Every day there are dozens of funerals at Arlington National Cemetery – veterans from World War II, Korea, Vietnam, and younger soldiers from the wars in Iraq and Afghanistan. CBS National Security Correspondent David Martin visited our nation's most hallowed ground.
Three hundred and twenty thousand men and women lie buried here – the famous and the unknown. They all have one thing in common: they served their country honorably.
“It is a wonderful, terrible place,” said author Elizabeth Pryor. “It is wonderful because the history here is monumental. And it's a beautiful place.”
Pryor views Arlington National Cemetery through a unique lens – the letters of the man who lived in the house on its grounds, Robert E. Lee.
“He once wrote that Arlington was the place that his feelings were more attached than any other place,” Pryor said.
It was in Arlington House, a house built by slaves, that Lee decided to resign his commission in the United States Army and fight for the South.
“The decision he made in this house, in his bedroom on the second floor, forever altered the course of American history,” said park ranger Kendall Thompson.
… And the history of this great estate. In time of war its commanding view of the nation's capital, said Thompson, made it more than just a scenic overlook.
“At the time, artillery was pretty accurate to about four miles,” Thompson said. “It's around 3.8 miles as a cannonball flies from here to the Capitol.”
“This is the high ground that you've got to occupy in a war?” Martin asked.
“Uh-huh, and after Lee left, it was only a matter of weeks before the Army crossed the river and did settle into the house.”
More than half a million soldiers died in the most awful war in the nation's history, and it turned Lee's estate into a graveyard.
Private William Chrisman was the first to be buried here. He'd only been in the Army for 90 days. “Died of peritonitis,” said Tom Sherlock, the cemetery's historian. “Never saw combat.”
Sherlock said no one realized this would one day be a national shrine.
“It was the result of the burial space in and around the city of Washington being exhausted by the sick and the wounded being brought to the Army hospitals here,” he said.
Was it an honor to be buried here then?
“It was not,” Sherlock said. “You know, today Arlington is thought of in such high esteem. But back during the Civil War you probably wouldn't have wanted a friend or relative buried here because we're basically burying two types of soldiers: unknowns, which one out of every three combat deaths were during the Civil War, and also soldiers whose families didn't have the money to return them home. So it was basically a potter's field.”
Just over the hill, more rows of Civil War dead. But these headstones tell a very different story. Many bear the initials “USCT.”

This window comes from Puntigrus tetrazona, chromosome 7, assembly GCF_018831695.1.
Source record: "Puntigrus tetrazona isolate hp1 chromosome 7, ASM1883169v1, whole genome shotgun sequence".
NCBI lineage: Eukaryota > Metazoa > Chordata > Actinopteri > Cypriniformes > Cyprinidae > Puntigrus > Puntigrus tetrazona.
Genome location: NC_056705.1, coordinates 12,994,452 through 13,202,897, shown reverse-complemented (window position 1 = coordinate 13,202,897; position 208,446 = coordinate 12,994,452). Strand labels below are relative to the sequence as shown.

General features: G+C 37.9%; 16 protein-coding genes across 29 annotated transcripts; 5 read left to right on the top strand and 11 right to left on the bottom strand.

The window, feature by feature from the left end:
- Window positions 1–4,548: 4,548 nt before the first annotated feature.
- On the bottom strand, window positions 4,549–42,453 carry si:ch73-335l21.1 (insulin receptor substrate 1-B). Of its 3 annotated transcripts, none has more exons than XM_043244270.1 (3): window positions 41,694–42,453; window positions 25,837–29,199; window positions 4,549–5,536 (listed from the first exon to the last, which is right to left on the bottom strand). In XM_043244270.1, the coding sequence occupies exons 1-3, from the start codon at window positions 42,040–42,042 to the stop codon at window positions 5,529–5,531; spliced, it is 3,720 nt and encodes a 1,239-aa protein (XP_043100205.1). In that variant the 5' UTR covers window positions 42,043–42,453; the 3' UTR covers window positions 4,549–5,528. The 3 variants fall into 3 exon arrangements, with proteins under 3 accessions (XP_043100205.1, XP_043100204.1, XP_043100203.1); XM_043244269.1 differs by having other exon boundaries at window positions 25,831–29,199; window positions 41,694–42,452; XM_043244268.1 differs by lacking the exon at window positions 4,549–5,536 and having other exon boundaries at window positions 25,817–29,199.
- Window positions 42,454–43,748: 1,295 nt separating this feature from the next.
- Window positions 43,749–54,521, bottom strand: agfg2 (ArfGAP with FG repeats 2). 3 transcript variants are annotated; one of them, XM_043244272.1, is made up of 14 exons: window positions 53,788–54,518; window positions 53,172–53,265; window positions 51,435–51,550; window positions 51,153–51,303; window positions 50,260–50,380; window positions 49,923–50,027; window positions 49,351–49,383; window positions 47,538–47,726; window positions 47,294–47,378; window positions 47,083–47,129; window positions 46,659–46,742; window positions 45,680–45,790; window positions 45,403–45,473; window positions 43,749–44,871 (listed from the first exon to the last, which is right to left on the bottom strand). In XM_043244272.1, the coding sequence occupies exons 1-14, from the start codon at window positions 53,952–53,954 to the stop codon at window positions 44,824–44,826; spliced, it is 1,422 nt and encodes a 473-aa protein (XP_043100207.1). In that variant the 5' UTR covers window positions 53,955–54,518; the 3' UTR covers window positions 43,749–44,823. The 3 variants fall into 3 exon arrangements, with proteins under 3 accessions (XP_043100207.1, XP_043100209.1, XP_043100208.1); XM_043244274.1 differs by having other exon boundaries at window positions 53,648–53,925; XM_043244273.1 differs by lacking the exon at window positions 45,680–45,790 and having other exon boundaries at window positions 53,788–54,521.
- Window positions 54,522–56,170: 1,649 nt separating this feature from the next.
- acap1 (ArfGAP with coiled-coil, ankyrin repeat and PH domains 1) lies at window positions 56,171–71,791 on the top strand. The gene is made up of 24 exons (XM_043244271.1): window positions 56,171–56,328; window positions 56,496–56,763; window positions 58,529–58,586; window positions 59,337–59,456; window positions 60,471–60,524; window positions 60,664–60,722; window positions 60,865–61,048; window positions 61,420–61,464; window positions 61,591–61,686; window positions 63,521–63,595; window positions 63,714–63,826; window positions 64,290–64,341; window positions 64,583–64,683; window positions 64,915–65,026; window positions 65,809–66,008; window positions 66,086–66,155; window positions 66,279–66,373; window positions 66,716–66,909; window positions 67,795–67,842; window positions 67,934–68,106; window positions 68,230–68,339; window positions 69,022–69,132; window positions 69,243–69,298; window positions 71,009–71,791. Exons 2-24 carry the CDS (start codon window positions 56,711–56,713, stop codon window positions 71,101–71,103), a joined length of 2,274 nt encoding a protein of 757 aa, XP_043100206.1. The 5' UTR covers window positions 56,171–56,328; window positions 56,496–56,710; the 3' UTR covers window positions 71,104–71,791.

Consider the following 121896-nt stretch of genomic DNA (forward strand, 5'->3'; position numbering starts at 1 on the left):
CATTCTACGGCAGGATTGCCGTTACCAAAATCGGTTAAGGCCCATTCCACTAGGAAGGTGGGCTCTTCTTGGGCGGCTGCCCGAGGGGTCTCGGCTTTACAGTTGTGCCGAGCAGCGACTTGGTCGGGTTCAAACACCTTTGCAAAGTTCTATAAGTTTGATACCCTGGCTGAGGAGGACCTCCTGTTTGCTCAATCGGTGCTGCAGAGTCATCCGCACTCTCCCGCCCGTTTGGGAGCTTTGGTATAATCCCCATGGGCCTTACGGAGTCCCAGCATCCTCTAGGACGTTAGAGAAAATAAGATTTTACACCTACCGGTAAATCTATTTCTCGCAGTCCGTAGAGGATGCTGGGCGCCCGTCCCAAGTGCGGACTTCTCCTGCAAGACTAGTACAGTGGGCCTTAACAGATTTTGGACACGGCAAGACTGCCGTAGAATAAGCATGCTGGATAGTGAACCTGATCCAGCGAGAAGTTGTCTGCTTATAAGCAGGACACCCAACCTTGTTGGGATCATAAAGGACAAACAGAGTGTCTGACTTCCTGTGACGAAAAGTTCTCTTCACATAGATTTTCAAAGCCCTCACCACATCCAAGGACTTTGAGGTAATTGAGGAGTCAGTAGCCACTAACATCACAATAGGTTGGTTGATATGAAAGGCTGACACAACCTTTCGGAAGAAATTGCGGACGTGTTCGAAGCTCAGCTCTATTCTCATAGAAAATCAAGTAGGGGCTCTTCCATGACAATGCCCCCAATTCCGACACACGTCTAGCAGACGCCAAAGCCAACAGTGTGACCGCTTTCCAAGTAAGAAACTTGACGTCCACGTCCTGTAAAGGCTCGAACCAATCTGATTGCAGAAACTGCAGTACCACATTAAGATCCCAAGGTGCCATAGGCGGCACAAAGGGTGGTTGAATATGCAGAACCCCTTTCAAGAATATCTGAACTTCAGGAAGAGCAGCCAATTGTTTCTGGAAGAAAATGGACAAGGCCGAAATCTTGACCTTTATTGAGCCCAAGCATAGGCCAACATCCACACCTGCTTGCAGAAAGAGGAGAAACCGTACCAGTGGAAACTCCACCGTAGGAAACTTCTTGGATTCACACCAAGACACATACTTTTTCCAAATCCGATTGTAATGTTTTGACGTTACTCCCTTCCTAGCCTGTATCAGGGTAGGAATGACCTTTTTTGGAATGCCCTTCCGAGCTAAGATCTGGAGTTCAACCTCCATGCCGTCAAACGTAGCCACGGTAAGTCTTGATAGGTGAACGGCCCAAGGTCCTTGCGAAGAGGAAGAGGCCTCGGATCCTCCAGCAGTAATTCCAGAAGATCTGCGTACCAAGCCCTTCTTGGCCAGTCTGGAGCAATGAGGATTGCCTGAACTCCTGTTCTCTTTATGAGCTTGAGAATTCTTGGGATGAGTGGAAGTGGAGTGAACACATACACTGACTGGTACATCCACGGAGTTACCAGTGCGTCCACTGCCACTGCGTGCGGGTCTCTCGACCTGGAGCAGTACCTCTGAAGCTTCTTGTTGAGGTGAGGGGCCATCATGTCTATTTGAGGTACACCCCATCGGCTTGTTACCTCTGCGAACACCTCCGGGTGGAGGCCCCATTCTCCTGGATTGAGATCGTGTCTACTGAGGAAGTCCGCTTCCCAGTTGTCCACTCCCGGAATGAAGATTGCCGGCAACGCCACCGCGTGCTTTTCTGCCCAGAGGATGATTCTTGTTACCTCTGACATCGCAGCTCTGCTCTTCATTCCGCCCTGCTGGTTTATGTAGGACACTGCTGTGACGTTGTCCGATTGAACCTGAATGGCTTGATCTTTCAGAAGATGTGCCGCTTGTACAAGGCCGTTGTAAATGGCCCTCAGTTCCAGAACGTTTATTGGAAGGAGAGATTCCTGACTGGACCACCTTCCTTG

“USCT stands for United States Colored Troops,” said Sherlock. “And these were some of the first African Americans that were actually allowed in combat roles, during the Civil War. And although that's not a term we'd use today, in the 1860s a black man would have been proud to be called a United States Colored Troops.”
“Now, if anybody had a stake in the outcome of that war …” said Martin.
“Absolutely. I can't think of an American soldier that knew the values of fighting for freedom more, because they were literally fighting for their freedom from slavery.”
As the slaughter mounted, General Montgomery Meigs, the quartermaster of the Union Army, took his revenge by ordering the dead to be buried in Mrs. Lee's beloved rose garden.
“She said they planted them up to the very door without even common decency,” Pryor recounted. “General Meigs personally came here and paced off these graves because he wanted them in full view of the Lees' house.”
“Sounds like an act of spite,” Martin said.
“It does,” she agreed. “It's clear from his own writings that he did have a strong sense of maliciousness, vindictiveness. It's not a nice way to begin a hallowed place.”
No one thought of Arlington as a hallowed place until 25,000 people attended the funeral for the crew of the Battleship Maine which blew up and sank in the harbor at Havana, Cuba in 1898. It was that generation's 9/11, and it became the battle cry (“Remember the Maine!”) for the Spanish-American War.
This is holy ground. What an honor to be buried here, you know?
What made Arlington the place of honor was another 9/11-like shock – the assassination of President John F. Kennedy and the nationally televised funeral procession as he crossed the Potomac for the last time and was laid to rest at the foot of Lee's mansion.